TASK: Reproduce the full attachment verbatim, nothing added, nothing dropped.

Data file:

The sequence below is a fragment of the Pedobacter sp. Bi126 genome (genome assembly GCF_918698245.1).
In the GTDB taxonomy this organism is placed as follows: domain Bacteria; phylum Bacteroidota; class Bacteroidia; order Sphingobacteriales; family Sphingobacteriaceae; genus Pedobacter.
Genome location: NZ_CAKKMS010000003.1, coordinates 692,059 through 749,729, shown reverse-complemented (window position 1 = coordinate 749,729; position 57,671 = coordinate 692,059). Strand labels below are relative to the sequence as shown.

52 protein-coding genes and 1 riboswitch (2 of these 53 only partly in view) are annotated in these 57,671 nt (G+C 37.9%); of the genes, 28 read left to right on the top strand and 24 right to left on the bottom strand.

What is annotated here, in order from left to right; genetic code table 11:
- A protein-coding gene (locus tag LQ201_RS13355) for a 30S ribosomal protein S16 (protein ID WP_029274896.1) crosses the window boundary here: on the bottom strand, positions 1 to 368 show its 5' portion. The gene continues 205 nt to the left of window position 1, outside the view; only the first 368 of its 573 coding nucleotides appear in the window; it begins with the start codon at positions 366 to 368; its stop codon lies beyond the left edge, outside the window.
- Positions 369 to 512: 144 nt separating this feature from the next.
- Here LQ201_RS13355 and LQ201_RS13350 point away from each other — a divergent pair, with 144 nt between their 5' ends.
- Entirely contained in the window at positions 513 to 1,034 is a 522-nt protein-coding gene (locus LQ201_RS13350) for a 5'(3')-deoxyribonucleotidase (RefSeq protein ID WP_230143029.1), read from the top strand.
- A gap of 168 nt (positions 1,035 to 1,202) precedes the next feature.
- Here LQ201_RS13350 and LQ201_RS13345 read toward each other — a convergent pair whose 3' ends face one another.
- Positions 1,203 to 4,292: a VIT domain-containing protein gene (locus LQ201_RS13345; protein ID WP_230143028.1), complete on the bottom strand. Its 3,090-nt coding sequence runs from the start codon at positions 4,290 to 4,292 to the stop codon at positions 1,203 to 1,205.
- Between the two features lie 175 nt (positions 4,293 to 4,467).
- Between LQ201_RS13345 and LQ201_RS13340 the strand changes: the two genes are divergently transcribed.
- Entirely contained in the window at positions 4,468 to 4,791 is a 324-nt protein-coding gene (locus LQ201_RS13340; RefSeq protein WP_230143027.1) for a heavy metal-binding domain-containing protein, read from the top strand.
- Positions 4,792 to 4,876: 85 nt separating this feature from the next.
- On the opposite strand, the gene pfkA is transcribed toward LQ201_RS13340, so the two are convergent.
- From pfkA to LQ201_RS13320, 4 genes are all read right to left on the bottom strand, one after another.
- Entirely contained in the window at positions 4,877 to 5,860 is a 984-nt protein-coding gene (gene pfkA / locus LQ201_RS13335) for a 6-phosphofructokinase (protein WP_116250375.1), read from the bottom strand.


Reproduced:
The sequence below is a fragment of the Pedobacter sp. Bi126 genome (genome assembly GCF_918698245.1).
In the GTDB taxonomy this organism is placed as follows: domain Bacteria; phylum Bacteroidota; class Bacteroidia; order Sphingobacteriales; family Sphingobacteriaceae; genus Pedobacter.
Genome location: NZ_CAKKMS010000003.1, coordinates 692,059 through 749,729, shown reverse-complemented (window position 1 = coordinate 749,729; position 57,671 = coordinate 692,059). Strand labels below are relative to the sequence as shown.

52 protein-coding genes and 1 riboswitch (2 of these 53 only partly in view) are annotated in these 57,671 nt (G+C 37.9%); of the genes, 28 read left to right on the top strand and 24 right to left on the bottom strand.

What is annotated here, in order from left to right; genetic code table 11:
- A protein-coding gene (locus tag LQ201_RS13355) for a 30S ribosomal protein S16 (protein ID WP_029274896.1) crosses the window boundary here: on the bottom strand, positions 1 to 368 show its 5' portion. The gene continues 205 nt to the left of window position 1, outside the view; only the first 368 of its 573 coding nucleotides appear in the window; it begins with the start codon at positions 366 to 368; its stop codon lies beyond the left edge, outside the window.
- Positions 369 to 512: 144 nt separating this feature from the next.
- Here LQ201_RS13355 and LQ201_RS13350 point away from each other — a divergent pair, with 144 nt between their 5' ends.
- Entirely contained in the window at positions 513 to 1,034 is a 522-nt protein-coding gene (locus LQ201_RS13350) for a 5'(3')-deoxyribonucleotidase (RefSeq protein ID WP_230143029.1), read from the top strand.
- A gap of 168 nt (positions 1,035 to 1,202) precedes the next feature.
- Here LQ201_RS13350 and LQ201_RS13345 read toward each other — a convergent pair whose 3' ends face one another.
- Positions 1,203 to 4,292: a VIT domain-containing protein gene (locus LQ201_RS13345; protein ID WP_230143028.1), complete on the bottom strand. Its 3,090-nt coding sequence runs from the start codon at positions 4,290 to 4,292 to the stop codon at positions 1,203 to 1,205.
- Between the two features lie 175 nt (positions 4,293 to 4,467).
- Between LQ201_RS13345 and LQ201_RS13340 the strand changes: the two genes are divergently transcribed.
- Entirely contained in the window at positions 4,468 to 4,791 is a 324-nt protein-coding gene (locus LQ201_RS13340; RefSeq protein WP_230143027.1) for a heavy metal-binding domain-containing protein, read from the top strand.
- Positions 4,792 to 4,876: 85 nt separating this feature from the next.
- On the opposite strand, the gene pfkA is transcribed toward LQ201_RS13340, so the two are convergent.
- From pfkA to LQ201_RS13320, 4 genes are all read right to left on the bottom strand, one after another.
- Entirely contained in the window at positions 4,877 to 5,860 is a 984-nt protein-coding gene (gene pfkA / locus LQ201_RS13335) for a 6-phosphofructokinase (protein WP_116250375.1), read from the bottom strand.